Comparison of the sequenced genomes of northern white rhinos with southern white rhinos will provide an objective assessment of the divergence of the genomes of the two rhino forms. This “crash” of data will shed light on the question of whether they are sufficiently divergent to be considered species or subspecies. Whatever the revelation on this matter, it will be overshadowed by the detailed knowledge of the DNA sequences encoding their behavioral and ecological adaptations that have evolved since their divergence from a common ancestor, and the time frame over which these changes took place. The ability to resolve these and other questions is a hallmark of the entry into the era of genomic biology, and serves as an example of how this emerging science can contribute to conservation of biological diversity. Knowledge of the northern white rhino genome and its expression will, as we strive to turn the cells of northern white rhinos in the Frozen Zoo into young rhinos, serve as roadmaps for our efforts.

Oliver Ryder is director of the Genetics Division at the San Diego Zoo Institute for Conservation Research.


Celebrating 40 Years of Leadership


We’re celebrating our success using science to help save species. (Pictured: Bai Yun with Su Lin,  her third cub.)

It was overwhelming, inspiring, and at times emotional. A group of conservationists gathered at the Beckman Center Thursday, September 10 and heard from leaders in wildlife conservation, who took the podium and described their life’s work to the crowd. The theme of every talk was doing the “new,” the perceived “impossible,” to save species.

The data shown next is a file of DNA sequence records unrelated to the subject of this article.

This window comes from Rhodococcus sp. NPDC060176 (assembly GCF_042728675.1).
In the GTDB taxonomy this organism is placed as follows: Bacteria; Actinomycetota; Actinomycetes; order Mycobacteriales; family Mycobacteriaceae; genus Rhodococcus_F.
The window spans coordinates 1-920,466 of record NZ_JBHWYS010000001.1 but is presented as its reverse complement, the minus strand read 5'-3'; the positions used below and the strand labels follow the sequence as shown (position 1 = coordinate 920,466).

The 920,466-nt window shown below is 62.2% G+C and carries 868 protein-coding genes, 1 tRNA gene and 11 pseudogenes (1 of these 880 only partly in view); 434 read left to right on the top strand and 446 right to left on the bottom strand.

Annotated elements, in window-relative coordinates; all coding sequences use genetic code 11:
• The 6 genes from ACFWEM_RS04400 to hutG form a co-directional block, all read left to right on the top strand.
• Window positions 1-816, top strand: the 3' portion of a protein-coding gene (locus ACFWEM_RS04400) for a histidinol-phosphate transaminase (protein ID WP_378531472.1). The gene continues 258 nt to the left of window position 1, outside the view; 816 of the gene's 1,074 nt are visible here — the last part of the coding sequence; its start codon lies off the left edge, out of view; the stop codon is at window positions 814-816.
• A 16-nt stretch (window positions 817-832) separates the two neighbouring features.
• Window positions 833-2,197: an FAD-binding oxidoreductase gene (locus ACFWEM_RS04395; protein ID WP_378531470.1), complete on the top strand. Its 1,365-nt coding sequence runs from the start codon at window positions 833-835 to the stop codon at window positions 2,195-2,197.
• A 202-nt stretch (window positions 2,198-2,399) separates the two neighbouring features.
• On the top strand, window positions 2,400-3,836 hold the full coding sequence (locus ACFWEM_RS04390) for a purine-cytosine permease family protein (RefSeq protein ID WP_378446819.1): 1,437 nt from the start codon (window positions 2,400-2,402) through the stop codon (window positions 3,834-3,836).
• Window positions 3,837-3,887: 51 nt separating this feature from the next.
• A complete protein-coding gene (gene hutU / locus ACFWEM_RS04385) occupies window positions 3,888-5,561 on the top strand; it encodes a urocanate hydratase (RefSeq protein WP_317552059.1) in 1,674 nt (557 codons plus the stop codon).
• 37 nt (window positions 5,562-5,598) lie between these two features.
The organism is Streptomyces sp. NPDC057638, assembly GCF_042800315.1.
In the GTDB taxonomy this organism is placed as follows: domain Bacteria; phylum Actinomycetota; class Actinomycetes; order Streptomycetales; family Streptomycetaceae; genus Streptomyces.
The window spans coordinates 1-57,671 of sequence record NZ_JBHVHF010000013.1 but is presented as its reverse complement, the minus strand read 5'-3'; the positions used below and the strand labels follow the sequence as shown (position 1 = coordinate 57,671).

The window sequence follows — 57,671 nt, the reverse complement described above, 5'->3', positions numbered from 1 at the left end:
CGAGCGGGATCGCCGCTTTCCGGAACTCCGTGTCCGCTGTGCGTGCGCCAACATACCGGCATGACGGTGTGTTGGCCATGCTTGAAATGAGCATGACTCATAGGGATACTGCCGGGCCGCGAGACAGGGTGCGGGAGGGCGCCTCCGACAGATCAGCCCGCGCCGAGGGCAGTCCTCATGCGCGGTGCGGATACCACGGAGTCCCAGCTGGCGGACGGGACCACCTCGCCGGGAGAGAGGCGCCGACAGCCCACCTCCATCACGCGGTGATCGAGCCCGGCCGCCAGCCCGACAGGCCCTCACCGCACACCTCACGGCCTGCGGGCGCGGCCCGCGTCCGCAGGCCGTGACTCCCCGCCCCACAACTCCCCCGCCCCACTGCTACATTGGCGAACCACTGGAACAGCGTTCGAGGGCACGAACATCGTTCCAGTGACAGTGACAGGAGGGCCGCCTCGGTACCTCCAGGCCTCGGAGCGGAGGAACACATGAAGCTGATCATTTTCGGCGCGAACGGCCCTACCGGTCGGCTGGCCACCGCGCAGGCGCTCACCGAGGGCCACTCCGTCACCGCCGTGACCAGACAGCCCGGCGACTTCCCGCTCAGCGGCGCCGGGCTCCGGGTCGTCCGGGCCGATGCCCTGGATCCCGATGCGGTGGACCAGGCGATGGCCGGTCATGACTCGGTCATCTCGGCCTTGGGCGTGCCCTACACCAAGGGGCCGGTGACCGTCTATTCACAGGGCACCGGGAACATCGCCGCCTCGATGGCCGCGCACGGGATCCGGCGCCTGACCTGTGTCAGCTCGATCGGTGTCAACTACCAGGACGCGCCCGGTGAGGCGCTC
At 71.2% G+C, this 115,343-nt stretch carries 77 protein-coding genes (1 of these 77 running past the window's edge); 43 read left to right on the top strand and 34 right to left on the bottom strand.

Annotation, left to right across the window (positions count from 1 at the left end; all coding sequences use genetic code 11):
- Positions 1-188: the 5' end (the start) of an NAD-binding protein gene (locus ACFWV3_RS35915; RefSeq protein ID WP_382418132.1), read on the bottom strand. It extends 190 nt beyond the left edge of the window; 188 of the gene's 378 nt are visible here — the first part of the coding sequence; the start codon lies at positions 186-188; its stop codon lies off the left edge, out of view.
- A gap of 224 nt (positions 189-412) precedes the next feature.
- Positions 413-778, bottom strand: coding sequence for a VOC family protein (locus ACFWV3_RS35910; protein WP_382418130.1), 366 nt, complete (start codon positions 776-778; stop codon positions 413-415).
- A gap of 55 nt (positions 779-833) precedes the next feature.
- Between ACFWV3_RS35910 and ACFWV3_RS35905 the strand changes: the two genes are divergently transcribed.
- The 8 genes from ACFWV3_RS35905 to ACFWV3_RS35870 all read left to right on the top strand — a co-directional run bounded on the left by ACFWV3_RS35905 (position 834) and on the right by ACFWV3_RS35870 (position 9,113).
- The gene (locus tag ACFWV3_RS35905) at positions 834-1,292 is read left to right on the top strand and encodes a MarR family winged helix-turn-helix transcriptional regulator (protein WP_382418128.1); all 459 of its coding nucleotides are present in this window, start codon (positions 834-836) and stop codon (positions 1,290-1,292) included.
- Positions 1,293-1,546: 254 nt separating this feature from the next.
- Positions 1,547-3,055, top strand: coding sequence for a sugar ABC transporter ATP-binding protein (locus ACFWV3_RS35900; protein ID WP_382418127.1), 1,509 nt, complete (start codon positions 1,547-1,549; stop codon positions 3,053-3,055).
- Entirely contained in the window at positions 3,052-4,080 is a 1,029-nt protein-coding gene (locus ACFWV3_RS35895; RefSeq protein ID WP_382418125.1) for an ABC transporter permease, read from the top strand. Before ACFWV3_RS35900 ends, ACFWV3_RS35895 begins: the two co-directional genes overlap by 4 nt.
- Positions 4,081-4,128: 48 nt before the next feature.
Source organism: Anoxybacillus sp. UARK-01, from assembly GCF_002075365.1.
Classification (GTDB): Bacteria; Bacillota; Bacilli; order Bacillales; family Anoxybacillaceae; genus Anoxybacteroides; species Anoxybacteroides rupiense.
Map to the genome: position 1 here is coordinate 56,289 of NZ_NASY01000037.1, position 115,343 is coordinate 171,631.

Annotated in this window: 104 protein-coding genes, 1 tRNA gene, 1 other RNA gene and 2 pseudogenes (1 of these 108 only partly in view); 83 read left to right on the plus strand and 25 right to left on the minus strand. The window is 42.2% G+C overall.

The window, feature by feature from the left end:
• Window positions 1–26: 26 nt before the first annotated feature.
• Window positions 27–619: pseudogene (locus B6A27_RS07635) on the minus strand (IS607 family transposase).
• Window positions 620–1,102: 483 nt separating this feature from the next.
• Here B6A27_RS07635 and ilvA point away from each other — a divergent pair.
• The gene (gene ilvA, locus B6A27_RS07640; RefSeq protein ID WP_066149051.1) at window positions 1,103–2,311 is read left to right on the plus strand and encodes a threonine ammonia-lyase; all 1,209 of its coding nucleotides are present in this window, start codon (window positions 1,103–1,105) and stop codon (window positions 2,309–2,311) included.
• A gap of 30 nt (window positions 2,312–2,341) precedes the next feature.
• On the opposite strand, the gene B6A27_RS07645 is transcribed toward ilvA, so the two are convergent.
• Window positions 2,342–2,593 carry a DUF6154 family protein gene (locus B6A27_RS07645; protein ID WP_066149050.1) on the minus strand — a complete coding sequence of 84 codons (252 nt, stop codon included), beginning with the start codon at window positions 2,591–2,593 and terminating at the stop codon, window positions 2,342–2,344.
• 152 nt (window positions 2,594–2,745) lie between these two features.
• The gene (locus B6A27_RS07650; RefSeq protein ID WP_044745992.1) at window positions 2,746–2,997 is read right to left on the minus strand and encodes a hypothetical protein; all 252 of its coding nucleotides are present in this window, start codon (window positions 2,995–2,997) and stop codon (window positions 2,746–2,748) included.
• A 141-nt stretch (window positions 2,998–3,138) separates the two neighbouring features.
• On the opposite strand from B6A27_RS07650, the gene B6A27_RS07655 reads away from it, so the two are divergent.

It has been 40 years since Kurt Benirschke, M.D. began the conservation science department of San Diego Zoo Global, which developed into today’s San Diego Zoo Institute for Conservation Research. Today, conservation researchers met to celebrate this milestone by sharing their work and their plans for the future.

Each speaker had a story to tell of challenges, tears, and success. Mike Wallace spoke about condors, about protesters demanding that we let them “die with dignity,” about administrators fighting for the right to save this iconic bird species, and then about finally seeing condors flying free again in the wild—a recovered species that still needs human management and protection. Don Lindburg, Ph.D. spoke about the challenge of getting pandas, the skepticism of those who did not believe we could work successfully with pandas, and the joy of the first baby panda birth. And, of course, Barbara Durrant, Ph.D. and Oliver Ryder, Ph.D. reviewed the work they have done with assisted reproduction, with the Frozen Zoo®, building hope for the future without knowing for sure what we would need—and now that work is needed so much to save a species on the brink: the northern white rhino.

It was a celebration of 40 years of history, of leadership, of going down the road less traveled (and, really, a road that everyone said couldn’t be traveled) to make a difference for the future. And it was such an honor to be here.

Christina Simmons is the public relations manager for San Diego Zoo Global.


Extreme Volunteerism: Bighorn Sheep Count 2015


We watched for bighorn sheep—and this ewe watched us!

We were up before the sun in an effort to beat the heat. July temperatures in Anza Borrego Desert State Park can soar up to around 120 degrees Fahrenheit. We had a little more than an hour’s hike ahead of us from our campsite to our count site in Cougar Canyon. Once we loaded our packs with enough water and supplies to carry us through the day, we were on the trail.